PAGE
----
The “mass-casualty” incident occurred during Scott’s headline performance at the event, with Houston Fire Department Chief Sam Peña saying: “The crowd began to compress towards the front of the stage and that caused some panic and it started causing some injuries.”
Madeline Eskins, an intensive care unit nurse, was in the crowd on Friday night and shared her experience on Instagram. “I passed out because people were pushing up against me so much that I couldn’t breathe,” she wrote, continuing to explain that her boyfriend had managed to get the people around them to crowd surf her to where security guards could help her.
When she regained consciousness, Eskins said she “looked around and people were getting carried out with eyes rolled back into their heads by security, bleeding from their nose and mouth”. She said that security staff had asked her to help the medics give medical assistance and that there was only one Ambu bag, one stretcher and one automated external defibrillator (AED) on hand “for three – now four – people who are pulseless and blue”.
The nurse also reported that she spent the remainder of the show “doing compressions, bagging and helping move people to stretchers and checking pulses on new bodies as they got crowd surfed to where we were”. “People were begging the crew operating the stage lights and stuff around us to stop the concert and they wouldn’t,” she said.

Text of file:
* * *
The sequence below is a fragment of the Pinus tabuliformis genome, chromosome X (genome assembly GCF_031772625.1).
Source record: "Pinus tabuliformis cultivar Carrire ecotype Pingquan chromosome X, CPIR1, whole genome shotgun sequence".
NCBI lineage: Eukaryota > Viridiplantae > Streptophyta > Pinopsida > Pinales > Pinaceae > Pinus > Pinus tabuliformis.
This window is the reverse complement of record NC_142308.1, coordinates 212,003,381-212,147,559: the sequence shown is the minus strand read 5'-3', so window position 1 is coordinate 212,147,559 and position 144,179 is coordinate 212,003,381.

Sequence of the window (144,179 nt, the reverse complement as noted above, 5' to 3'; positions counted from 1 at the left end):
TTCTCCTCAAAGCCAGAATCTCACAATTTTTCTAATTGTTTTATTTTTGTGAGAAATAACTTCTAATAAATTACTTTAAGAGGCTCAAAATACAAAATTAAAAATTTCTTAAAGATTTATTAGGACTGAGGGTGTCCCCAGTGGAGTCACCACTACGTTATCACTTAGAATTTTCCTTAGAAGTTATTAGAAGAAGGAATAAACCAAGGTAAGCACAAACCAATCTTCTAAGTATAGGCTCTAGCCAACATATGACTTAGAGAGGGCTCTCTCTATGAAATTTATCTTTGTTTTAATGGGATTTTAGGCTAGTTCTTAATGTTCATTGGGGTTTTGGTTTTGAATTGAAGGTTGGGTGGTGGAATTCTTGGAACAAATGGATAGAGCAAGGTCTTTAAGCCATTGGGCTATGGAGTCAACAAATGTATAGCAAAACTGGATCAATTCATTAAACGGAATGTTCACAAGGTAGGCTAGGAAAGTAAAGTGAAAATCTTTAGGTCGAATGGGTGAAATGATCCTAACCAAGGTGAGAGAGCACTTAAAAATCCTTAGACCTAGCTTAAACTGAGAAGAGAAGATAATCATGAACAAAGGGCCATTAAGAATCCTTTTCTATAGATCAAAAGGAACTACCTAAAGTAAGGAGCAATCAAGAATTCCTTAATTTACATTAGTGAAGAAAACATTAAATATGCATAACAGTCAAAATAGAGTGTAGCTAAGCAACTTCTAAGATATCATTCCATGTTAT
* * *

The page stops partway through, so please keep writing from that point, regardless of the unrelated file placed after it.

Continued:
“I am so disappointed and sad. Finally cops showed up with more stretchers and started getting people out but I know at least 2 individuals had been pulseless for 15 minutes minimum before they got on a stretcher.”
Nick Johnson and Angel Rodriguez, who also attended Astroworld yesterday, told CNN that the crush “got worse and worse” and “was going on for over two hours”. “You just can’t breathe, you just feel like there’s a weighted blanket on you,” Johnson said.
“Everyone just started pushing to the front,” Rodriguez added. “It was so hard to breathe up there, you just have to wait until it pushes back, because if it [the crowd] gets pushed forward, it’s likely going to get pushed back. When you get pushed back, people always fall over.”
He continued: “It was so hard to move your arms and it was so hard to breathe, that I was there, like pushing whoever was in front of me just like to, get a breather, just to breathe.”
Instagram user @seannafaith also shared their account of the tragic incident, describing the crowded festival site. “Every gap was filled, where your feet were placed was where they stayed,” they wrote.
The festival-goer said the surge started within the first 30 seconds of Scott’s opening song and that “the rush of people became tighter and tighter”. “My friend began to gasp for breath, and she told me we needed to get out,” they wrote. “We tried. There was nowhere to go. The shoving got harder and harder. If someone’s arms had been up, it was no longer a possibility to put it down. So, people began to choke one another as the mass swayed. It became more and more violent. We began to scream for help.”